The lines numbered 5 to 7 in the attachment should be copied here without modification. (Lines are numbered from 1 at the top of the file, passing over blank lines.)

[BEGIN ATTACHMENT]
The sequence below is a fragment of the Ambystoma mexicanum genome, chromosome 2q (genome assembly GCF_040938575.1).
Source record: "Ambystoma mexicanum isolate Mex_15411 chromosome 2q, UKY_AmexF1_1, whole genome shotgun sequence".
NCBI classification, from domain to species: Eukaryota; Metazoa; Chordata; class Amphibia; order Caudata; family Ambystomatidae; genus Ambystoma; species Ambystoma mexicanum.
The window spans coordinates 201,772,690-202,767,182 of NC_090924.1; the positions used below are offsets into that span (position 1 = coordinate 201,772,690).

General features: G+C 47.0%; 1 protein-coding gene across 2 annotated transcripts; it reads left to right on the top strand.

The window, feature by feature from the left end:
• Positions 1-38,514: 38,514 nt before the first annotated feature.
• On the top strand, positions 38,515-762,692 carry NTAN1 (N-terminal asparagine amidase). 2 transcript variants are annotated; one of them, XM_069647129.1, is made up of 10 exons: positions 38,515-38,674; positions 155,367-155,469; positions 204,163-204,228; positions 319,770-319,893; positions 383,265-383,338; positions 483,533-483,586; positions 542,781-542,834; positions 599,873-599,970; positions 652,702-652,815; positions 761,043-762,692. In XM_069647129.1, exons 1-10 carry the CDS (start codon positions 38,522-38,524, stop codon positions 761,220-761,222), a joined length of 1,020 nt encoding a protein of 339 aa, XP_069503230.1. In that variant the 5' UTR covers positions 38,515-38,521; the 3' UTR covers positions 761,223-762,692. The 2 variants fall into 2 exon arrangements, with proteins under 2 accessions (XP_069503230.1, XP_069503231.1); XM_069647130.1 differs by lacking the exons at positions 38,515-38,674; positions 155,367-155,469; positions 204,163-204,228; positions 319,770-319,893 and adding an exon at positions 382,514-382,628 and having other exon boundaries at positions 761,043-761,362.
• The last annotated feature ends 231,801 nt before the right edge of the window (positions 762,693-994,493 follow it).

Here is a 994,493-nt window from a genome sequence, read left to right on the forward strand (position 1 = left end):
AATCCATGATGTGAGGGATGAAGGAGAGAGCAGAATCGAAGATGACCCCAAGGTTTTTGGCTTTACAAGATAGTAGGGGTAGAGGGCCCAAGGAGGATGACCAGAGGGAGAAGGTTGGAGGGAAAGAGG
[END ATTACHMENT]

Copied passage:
General features: G+C 47.0%; 1 protein-coding gene across 2 annotated transcripts; it reads left to right on the top strand.

The window, feature by feature from the left end:
• Positions 1-38,514: 38,514 nt before the first annotated feature.